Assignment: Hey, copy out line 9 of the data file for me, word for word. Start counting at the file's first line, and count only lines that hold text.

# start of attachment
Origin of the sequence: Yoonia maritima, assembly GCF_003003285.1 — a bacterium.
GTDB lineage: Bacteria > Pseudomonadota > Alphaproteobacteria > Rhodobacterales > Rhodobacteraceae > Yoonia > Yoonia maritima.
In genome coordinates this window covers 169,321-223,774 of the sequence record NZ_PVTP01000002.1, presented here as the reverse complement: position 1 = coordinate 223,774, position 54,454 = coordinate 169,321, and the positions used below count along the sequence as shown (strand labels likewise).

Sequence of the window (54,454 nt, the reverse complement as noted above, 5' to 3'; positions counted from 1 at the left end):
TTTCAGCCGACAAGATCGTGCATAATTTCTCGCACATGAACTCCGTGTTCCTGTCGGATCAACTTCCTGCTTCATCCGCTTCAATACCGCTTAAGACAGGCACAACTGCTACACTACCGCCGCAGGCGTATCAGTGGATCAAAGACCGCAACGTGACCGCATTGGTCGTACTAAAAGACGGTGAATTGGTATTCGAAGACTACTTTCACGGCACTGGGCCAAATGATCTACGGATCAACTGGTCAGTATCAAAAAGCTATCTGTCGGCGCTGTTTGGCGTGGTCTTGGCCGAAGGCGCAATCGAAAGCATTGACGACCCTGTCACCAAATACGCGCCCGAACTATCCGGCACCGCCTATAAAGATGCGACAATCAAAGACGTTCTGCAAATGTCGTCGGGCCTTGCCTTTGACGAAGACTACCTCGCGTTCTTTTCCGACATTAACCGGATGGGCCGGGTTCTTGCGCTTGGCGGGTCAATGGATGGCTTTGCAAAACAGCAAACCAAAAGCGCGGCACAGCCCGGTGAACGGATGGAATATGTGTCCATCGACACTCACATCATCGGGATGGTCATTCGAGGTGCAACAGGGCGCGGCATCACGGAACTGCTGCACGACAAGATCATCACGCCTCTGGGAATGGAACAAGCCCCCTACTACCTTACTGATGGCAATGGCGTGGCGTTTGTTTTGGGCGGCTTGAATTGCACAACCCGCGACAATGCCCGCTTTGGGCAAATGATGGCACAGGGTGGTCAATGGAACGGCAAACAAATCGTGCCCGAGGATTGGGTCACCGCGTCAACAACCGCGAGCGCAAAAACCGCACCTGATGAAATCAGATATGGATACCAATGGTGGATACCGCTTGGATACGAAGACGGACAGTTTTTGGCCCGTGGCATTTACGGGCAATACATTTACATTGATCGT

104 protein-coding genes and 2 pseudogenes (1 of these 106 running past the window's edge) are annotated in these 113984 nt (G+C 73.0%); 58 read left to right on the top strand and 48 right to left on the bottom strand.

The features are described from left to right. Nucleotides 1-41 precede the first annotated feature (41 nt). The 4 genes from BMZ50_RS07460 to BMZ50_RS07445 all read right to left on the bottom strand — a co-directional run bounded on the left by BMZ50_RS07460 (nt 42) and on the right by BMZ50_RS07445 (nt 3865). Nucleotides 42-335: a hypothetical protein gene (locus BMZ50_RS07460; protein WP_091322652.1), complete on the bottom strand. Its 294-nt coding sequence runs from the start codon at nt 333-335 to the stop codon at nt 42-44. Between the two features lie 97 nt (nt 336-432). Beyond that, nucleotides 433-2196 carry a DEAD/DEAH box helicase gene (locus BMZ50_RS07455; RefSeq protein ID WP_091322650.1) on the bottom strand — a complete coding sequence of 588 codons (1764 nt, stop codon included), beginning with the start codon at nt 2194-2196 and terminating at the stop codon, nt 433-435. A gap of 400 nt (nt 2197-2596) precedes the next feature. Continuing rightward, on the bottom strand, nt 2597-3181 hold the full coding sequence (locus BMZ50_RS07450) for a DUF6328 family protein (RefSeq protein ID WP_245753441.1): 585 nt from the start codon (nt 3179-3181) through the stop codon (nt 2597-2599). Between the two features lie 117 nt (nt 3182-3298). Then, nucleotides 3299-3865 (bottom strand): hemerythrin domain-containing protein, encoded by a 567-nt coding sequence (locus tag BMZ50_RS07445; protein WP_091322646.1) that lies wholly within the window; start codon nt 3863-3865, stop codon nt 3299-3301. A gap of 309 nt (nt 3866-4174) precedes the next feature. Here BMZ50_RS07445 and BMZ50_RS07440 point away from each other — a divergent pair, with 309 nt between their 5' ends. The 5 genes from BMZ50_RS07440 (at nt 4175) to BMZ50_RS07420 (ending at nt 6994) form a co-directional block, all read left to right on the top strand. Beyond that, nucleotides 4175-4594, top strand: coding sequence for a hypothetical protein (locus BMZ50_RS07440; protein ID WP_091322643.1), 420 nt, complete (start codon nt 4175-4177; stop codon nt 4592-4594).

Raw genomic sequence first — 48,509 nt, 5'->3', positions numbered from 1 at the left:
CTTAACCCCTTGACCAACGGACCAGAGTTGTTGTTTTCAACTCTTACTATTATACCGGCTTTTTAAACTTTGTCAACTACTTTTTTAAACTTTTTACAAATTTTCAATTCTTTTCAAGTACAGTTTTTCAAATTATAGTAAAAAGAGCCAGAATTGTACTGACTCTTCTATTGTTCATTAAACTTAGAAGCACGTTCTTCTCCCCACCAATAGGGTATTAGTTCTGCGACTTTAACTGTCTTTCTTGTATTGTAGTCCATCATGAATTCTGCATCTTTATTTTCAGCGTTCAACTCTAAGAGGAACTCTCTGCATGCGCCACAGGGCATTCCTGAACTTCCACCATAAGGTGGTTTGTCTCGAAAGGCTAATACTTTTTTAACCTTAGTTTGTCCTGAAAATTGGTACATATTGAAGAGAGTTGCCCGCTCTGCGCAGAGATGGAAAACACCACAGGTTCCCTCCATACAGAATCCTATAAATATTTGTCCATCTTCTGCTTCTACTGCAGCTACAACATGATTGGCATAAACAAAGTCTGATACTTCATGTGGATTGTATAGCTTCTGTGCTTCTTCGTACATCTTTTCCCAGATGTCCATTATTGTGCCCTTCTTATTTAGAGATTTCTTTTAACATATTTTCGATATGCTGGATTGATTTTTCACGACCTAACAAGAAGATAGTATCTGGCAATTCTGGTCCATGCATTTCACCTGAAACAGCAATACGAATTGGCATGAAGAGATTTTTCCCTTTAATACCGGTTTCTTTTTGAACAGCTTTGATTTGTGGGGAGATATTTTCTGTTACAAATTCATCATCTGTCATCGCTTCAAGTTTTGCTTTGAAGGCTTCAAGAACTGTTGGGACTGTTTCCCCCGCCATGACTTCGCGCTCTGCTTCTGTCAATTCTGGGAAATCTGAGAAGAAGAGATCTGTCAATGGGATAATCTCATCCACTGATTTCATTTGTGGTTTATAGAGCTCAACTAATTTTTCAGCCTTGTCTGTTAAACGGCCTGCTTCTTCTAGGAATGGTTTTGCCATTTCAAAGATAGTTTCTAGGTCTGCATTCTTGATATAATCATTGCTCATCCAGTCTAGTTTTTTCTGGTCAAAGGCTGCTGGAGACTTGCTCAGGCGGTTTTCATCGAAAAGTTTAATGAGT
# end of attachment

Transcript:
CTTAACCCCTTGACCAACGGACCAGAGTTGTTGTTTTCAACTCTTACTATTATACCGGCTTTTTAAACTTTGTCAACTACTTTTTTAAACTTTTTACAAATTTTCAATTCTTTTCAAGTACAGTTTTTCAAATTATAGTAAAAAGAGCCAGAATTGTACTGACTCTTCTATTGTTCATTAAACTTAGAAGCACGTTCTTCTCCCCACCAATAGGGTATTAGTTCTGCGACTTTAACTGTCTTTCTTGTATTGTAGTCCATCATGAATTCTGCATCTTTATTTTCAGCGTTCAACTCTAAGAGGAACTCTCTGCATGCGCCACAGGGCATTCCTGAACTTCCACCATAAGGTGGTTTGTCTCGAAAGGCTAATACTTTTTTAACCTTAGTTTGTCCTGAAAATTGGTACATATTGAAGAGAGTTGCCCGCTCTGCGCAGAGATGGAAAACACCACAGGTTCCCTCCATACAGAATCCTATAAATATTTGTCCATCTTCTGCTTCTACTGCAGCTACAACATGATTGGCATAAACAAAGTCTGATACTTCATGTGGATTGTATAGCTTCTGTGCTTCTTCGTACATCTTTTCCCAGATGTCCATTATTGTGCCCTTCTTATTTAGAGATTTCTTTTAACATATTTTCGATATGCTGGATTGATTTTTCACGACCTAACAAGAAGATAGTATCTGGCAATTCTGGTCCATGCATTTCACCTGAAACAGCAATACGAATTGGCATGAAGAGATTTTTCCCTTTAATACCGGTTTCTTTTTGAACAGCTTTGATTTGTGGGGAGATATTTTCTGTTACAAATTCATCATCTGTCATCGCTTCAAGTTTTGCTTTGAAGGCTTCAAGAACTGTTGGGACTGTTTCCCCCGCCATGACTTCGCGCTCTGCTTCTGTCAATTCTGGGAAATCTGAGAAGAAGAGATCTGTCAATGGGATAATCTCATCCACTGATTTCATTTGTGGTTTATAGAGCTCAACTAATTTTTCAGCCTTGTCTGTTAAACGGCCTGCTTCTTCTAGGAATGGTTTTGCCATTTCAAAGATAGTTTCTAGGTCTGCATTCTTGATATAATCATTGCTCATCCAGTCTAGTTTTTTCTGGTCAAAGGCTGCTGGAGACTTGCTCAGGCGGTTTTCATCGAAAAGTTTAATGAGT